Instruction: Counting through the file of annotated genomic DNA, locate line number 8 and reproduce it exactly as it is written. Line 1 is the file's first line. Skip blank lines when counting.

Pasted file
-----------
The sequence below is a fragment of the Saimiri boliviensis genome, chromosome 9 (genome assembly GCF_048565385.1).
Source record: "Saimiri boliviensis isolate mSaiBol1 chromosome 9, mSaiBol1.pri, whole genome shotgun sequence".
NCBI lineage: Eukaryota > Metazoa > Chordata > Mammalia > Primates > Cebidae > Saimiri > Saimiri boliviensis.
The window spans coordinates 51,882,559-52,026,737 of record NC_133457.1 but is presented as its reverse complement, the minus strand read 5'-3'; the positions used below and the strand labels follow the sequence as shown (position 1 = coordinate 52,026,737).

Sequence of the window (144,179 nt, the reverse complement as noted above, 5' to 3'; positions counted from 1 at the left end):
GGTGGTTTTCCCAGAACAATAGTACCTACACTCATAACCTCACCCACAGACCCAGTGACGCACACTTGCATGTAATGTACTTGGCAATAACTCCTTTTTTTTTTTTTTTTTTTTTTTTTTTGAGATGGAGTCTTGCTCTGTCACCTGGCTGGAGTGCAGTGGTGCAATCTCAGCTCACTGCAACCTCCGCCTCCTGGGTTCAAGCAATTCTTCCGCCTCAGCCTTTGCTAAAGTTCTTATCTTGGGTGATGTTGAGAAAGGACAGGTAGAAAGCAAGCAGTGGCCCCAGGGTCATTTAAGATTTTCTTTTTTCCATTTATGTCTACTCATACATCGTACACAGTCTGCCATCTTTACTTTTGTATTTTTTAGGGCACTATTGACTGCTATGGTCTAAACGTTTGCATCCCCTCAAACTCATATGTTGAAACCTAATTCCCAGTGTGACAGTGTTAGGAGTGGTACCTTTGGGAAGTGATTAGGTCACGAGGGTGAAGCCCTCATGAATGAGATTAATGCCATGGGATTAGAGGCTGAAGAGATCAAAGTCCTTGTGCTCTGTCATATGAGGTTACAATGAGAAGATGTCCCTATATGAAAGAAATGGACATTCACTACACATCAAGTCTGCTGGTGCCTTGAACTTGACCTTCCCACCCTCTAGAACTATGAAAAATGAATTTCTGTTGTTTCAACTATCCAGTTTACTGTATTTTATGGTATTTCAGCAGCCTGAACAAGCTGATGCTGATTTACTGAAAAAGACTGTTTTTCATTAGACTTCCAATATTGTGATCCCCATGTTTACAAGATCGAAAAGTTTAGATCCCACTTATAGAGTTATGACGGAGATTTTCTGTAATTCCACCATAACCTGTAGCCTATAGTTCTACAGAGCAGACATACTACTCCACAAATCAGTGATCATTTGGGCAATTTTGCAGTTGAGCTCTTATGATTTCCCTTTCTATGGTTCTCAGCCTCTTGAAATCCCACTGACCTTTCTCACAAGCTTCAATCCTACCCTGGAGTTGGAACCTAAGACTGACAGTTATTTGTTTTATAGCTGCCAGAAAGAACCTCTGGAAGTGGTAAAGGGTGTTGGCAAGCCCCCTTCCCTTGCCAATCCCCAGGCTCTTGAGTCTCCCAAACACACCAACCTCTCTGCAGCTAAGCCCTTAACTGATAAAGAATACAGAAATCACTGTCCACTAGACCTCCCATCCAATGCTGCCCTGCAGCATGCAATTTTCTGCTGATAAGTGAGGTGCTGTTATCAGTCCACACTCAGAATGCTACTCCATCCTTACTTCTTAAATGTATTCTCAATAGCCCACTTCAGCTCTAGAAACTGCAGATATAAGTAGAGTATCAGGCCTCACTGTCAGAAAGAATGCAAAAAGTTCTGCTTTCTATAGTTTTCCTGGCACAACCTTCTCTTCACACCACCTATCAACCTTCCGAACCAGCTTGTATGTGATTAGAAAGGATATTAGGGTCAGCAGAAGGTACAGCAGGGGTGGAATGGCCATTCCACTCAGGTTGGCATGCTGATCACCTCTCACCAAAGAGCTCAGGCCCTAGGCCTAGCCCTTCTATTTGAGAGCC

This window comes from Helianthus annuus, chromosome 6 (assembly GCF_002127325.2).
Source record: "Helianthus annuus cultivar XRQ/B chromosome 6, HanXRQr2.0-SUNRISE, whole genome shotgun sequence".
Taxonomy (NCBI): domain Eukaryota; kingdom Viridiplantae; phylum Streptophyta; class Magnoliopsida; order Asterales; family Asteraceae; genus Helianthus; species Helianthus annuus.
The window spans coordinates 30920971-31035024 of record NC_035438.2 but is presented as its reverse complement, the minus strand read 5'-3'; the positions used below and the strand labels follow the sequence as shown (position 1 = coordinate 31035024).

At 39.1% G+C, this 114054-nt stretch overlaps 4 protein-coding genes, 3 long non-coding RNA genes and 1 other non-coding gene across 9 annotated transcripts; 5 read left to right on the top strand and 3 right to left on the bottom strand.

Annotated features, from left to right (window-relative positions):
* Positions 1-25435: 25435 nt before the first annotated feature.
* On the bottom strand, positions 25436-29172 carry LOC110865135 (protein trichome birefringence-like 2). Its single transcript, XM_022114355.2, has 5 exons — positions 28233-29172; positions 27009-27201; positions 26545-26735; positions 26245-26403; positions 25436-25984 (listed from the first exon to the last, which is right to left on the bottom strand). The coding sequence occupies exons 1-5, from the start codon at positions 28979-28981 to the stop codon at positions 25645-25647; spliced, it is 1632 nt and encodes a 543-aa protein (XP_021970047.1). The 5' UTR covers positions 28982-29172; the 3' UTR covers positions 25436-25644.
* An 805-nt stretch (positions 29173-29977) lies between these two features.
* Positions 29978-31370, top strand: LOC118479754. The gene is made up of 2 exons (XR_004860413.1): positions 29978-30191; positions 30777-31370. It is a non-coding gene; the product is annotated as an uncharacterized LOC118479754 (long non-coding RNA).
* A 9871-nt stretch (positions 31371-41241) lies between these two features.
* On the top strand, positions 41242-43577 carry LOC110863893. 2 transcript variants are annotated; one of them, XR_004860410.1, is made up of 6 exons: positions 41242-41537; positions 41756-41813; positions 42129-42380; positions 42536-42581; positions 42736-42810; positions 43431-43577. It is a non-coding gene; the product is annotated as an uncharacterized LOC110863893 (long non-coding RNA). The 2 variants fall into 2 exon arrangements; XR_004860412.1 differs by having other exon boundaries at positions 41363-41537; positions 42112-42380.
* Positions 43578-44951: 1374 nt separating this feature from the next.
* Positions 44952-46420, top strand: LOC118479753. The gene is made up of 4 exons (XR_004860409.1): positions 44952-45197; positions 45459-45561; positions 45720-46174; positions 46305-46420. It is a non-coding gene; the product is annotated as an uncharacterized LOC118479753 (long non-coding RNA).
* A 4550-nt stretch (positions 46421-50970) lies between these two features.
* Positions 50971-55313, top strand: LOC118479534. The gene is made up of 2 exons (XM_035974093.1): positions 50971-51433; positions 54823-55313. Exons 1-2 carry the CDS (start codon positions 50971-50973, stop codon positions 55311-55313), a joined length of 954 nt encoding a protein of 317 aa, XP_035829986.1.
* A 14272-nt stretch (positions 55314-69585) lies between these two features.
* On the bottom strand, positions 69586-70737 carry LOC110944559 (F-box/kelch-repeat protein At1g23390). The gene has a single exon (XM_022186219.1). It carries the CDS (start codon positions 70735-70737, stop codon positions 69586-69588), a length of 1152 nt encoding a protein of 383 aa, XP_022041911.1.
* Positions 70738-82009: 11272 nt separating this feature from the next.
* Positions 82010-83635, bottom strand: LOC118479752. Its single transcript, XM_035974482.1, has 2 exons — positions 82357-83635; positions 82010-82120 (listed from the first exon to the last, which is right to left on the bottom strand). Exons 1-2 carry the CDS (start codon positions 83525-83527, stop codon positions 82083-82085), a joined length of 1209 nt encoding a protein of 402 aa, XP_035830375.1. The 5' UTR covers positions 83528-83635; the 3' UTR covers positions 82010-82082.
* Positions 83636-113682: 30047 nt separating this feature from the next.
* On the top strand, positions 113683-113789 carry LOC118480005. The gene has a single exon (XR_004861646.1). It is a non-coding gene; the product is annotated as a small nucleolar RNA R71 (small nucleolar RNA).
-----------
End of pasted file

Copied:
Source record: "Helianthus annuus cultivar XRQ/B chromosome 6, HanXRQr2.0-SUNRISE, whole genome shotgun sequence".